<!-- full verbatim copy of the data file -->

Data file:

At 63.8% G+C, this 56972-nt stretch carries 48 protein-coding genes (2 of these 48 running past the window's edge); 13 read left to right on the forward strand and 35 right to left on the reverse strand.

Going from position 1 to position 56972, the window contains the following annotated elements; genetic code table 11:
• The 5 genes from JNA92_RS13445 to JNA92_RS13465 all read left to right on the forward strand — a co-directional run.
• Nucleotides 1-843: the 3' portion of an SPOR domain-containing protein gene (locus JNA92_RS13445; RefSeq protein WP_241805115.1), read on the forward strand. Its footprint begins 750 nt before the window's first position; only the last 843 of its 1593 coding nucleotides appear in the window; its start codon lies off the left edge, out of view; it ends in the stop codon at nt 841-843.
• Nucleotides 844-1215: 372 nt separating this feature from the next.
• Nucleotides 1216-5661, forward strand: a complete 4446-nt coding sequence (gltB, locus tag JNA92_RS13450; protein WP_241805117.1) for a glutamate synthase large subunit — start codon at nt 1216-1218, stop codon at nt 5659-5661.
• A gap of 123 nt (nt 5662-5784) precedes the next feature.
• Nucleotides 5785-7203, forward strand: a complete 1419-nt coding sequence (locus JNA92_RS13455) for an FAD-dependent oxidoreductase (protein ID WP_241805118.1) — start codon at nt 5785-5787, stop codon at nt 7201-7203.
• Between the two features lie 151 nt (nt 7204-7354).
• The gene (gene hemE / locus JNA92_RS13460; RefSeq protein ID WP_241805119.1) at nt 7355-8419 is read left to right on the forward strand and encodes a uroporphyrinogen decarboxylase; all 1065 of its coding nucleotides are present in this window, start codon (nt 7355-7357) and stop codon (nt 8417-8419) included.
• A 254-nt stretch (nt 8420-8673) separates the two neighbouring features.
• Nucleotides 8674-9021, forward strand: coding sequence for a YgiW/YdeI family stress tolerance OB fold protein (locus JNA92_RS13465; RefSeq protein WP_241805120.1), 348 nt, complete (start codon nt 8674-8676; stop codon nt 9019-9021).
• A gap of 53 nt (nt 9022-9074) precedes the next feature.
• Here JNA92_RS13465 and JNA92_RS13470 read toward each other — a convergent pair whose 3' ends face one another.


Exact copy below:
At 63.8% G+C, this 56972-nt stretch carries 48 protein-coding genes (2 of these 48 running past the window's edge); 13 read left to right on the forward strand and 35 right to left on the reverse strand.

Going from position 1 to position 56972, the window contains the following annotated elements; genetic code table 11:
• The 5 genes from JNA92_RS13445 to JNA92_RS13465 all read left to right on the forward strand — a co-directional run.
• Nucleotides 1-843: the 3' portion of an SPOR domain-containing protein gene (locus JNA92_RS13445; RefSeq protein WP_241805115.1), read on the forward strand. Its footprint begins 750 nt before the window's first position; only the last 843 of its 1593 coding nucleotides appear in the window; its start codon lies off the left edge, out of view; it ends in the stop codon at nt 841-843.
• Nucleotides 844-1215: 372 nt separating this feature from the next.
• Nucleotides 1216-5661, forward strand: a complete 4446-nt coding sequence (gltB, locus tag JNA92_RS13450; protein WP_241805117.1) for a glutamate synthase large subunit — start codon at nt 1216-1218, stop codon at nt 5659-5661.
• A gap of 123 nt (nt 5662-5784) precedes the next feature.
• Nucleotides 5785-7203, forward strand: a complete 1419-nt coding sequence (locus JNA92_RS13455) for an FAD-dependent oxidoreductase (protein ID WP_241805118.1) — start codon at nt 5785-5787, stop codon at nt 7201-7203.
• Between the two features lie 151 nt (nt 7204-7354).
• The gene (gene hemE / locus JNA92_RS13460; RefSeq protein ID WP_241805119.1) at nt 7355-8419 is read left to right on the forward strand and encodes a uroporphyrinogen decarboxylase; all 1065 of its coding nucleotides are present in this window, start codon (nt 7355-7357) and stop codon (nt 8417-8419) included.
• A 254-nt stretch (nt 8420-8673) separates the two neighbouring features.
• Nucleotides 8674-9021, forward strand: coding sequence for a YgiW/YdeI family stress tolerance OB fold protein (locus JNA92_RS13465; RefSeq protein WP_241805120.1), 348 nt, complete (start codon nt 8674-8676; stop codon nt 9019-9021).
• A gap of 53 nt (nt 9022-9074) precedes the next feature.
• Here JNA92_RS13465 and JNA92_RS13470 read toward each other — a convergent pair whose 3' ends face one another.